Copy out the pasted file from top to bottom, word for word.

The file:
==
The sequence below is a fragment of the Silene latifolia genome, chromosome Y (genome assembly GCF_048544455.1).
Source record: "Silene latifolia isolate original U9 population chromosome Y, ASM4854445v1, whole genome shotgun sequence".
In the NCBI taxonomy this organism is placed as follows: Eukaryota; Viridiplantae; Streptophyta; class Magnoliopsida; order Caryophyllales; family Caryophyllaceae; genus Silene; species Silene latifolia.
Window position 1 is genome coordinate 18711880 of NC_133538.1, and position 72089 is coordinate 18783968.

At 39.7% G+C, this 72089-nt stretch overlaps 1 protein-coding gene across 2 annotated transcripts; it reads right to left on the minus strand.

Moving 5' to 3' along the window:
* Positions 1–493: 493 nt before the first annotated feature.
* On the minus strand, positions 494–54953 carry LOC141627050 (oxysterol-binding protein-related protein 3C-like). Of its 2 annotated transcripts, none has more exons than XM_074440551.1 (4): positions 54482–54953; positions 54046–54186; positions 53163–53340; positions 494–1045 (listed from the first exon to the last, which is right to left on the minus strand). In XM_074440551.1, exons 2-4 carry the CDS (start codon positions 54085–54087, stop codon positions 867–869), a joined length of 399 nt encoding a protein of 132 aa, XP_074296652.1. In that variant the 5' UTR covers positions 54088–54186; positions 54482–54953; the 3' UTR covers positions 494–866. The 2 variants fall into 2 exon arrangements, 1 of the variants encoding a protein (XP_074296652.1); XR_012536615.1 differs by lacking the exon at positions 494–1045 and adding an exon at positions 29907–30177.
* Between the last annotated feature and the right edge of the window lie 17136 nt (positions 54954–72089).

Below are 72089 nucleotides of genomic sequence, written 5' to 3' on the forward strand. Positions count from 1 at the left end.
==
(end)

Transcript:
The sequence below is a fragment of the Silene latifolia genome, chromosome Y (genome assembly GCF_048544455.1).
Source record: "Silene latifolia isolate original U9 population chromosome Y, ASM4854445v1, whole genome shotgun sequence".
In the NCBI taxonomy this organism is placed as follows: Eukaryota; Viridiplantae; Streptophyta; class Magnoliopsida; order Caryophyllales; family Caryophyllaceae; genus Silene; species Silene latifolia.
Window position 1 is genome coordinate 18711880 of NC_133538.1, and position 72089 is coordinate 18783968.

At 39.7% G+C, this 72089-nt stretch overlaps 1 protein-coding gene across 2 annotated transcripts; it reads right to left on the minus strand.

Moving 5' to 3' along the window:
* Positions 1–493: 493 nt before the first annotated feature.
* On the minus strand, positions 494–54953 carry LOC141627050 (oxysterol-binding protein-related protein 3C-like). Of its 2 annotated transcripts, none has more exons than XM_074440551.1 (4): positions 54482–54953; positions 54046–54186; positions 53163–53340; positions 494–1045 (listed from the first exon to the last, which is right to left on the minus strand). In XM_074440551.1, exons 2-4 carry the CDS (start codon positions 54085–54087, stop codon positions 867–869), a joined length of 399 nt encoding a protein of 132 aa, XP_074296652.1. In that variant the 5' UTR covers positions 54088–54186; positions 54482–54953; the 3' UTR covers positions 494–866. The 2 variants fall into 2 exon arrangements, 1 of the variants encoding a protein (XP_074296652.1); XR_012536615.1 differs by lacking the exon at positions 494–1045 and adding an exon at positions 29907–30177.
* Between the last annotated feature and the right edge of the window lie 17136 nt (positions 54954–72089).

Below are 72089 nucleotides of genomic sequence, written 5' to 3' on the forward strand. Positions count from 1 at the left end.